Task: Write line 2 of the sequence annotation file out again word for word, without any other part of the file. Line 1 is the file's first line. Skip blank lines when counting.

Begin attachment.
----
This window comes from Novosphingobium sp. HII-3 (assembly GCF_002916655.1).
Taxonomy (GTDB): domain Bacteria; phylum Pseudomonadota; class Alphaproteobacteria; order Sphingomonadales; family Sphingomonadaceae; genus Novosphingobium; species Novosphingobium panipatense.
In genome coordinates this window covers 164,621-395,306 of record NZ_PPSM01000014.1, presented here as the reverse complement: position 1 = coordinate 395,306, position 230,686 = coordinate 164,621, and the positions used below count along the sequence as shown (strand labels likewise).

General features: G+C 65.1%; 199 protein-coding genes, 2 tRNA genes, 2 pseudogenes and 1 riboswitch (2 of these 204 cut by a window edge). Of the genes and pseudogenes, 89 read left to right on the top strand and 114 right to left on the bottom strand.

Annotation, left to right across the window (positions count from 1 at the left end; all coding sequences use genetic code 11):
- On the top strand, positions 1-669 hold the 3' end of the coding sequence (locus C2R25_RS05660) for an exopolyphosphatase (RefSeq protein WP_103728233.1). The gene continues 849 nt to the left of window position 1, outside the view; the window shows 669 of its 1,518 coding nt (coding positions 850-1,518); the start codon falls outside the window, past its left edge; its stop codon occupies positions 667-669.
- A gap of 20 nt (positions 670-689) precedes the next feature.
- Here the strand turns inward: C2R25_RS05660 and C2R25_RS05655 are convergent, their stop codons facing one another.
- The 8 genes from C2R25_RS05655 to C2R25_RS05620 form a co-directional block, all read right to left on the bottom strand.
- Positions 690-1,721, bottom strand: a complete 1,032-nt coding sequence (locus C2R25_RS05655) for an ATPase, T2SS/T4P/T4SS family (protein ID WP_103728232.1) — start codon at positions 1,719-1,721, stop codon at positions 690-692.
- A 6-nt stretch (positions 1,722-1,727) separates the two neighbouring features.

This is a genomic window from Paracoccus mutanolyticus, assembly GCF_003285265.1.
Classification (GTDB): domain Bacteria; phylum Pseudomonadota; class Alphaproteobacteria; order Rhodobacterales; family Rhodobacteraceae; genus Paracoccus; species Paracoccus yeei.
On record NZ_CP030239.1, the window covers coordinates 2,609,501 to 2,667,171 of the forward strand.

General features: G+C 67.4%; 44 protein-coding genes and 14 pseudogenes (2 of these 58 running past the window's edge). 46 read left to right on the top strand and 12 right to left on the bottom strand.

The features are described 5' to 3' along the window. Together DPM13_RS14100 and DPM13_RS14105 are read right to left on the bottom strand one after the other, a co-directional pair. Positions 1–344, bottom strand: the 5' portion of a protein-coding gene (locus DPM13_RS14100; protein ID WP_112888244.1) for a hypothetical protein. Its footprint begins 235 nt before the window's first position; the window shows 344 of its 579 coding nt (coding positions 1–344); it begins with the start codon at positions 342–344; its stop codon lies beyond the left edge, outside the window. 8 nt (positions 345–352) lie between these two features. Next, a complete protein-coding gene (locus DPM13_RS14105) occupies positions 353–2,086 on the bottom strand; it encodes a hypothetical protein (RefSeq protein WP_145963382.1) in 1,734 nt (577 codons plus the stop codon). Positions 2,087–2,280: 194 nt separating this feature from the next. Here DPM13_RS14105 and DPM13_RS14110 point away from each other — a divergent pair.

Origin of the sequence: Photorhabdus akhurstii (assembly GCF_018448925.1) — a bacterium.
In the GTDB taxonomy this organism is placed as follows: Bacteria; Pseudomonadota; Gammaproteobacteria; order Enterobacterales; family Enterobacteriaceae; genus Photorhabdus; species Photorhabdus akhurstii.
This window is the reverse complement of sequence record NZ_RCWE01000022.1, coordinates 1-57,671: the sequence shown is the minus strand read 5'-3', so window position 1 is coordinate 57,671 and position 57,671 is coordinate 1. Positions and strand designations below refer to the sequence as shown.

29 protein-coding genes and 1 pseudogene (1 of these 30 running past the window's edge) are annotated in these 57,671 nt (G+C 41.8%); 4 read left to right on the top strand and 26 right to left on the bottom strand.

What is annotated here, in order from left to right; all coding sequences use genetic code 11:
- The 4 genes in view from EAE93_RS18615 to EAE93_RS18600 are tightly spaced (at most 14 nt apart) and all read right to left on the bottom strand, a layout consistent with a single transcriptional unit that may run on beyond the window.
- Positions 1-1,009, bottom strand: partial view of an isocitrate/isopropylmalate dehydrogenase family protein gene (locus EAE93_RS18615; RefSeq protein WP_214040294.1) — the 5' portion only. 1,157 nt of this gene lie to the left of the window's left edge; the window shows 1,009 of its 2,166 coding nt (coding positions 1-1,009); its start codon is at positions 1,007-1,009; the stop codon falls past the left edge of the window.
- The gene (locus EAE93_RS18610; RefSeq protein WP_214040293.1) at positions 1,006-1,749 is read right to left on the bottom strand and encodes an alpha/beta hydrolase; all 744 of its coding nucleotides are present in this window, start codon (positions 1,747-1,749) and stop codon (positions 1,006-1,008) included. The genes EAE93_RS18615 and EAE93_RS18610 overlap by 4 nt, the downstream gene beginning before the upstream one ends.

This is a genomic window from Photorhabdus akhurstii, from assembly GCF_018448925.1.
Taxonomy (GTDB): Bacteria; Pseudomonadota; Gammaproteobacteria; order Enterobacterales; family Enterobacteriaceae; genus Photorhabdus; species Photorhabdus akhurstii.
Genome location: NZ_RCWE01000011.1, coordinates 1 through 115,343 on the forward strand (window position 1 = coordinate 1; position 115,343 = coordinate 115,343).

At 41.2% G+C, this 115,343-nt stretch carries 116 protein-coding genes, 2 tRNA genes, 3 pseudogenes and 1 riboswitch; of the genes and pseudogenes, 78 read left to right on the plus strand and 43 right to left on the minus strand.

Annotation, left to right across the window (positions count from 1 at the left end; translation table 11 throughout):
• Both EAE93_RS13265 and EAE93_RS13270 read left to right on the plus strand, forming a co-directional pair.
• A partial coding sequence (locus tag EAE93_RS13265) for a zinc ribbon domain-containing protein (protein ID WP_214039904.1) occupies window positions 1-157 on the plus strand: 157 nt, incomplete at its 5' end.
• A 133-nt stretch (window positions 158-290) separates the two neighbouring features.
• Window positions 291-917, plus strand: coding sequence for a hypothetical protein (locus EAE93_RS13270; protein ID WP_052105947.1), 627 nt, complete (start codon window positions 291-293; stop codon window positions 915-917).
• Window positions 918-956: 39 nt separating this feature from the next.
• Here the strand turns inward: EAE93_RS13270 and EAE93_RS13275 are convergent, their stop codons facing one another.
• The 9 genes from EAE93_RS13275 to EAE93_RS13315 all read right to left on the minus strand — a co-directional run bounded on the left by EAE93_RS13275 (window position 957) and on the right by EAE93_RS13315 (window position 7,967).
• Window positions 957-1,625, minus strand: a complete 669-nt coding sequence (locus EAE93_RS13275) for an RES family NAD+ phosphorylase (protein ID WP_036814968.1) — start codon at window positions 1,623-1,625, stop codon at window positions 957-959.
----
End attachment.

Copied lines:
Taxonomy (GTDB): domain Bacteria; phylum Pseudomonadota; class Alphaproteobacteria; order Sphingomonadales; family Sphingomonadaceae; genus Novosphingobium; species Novosphingobium panipatense.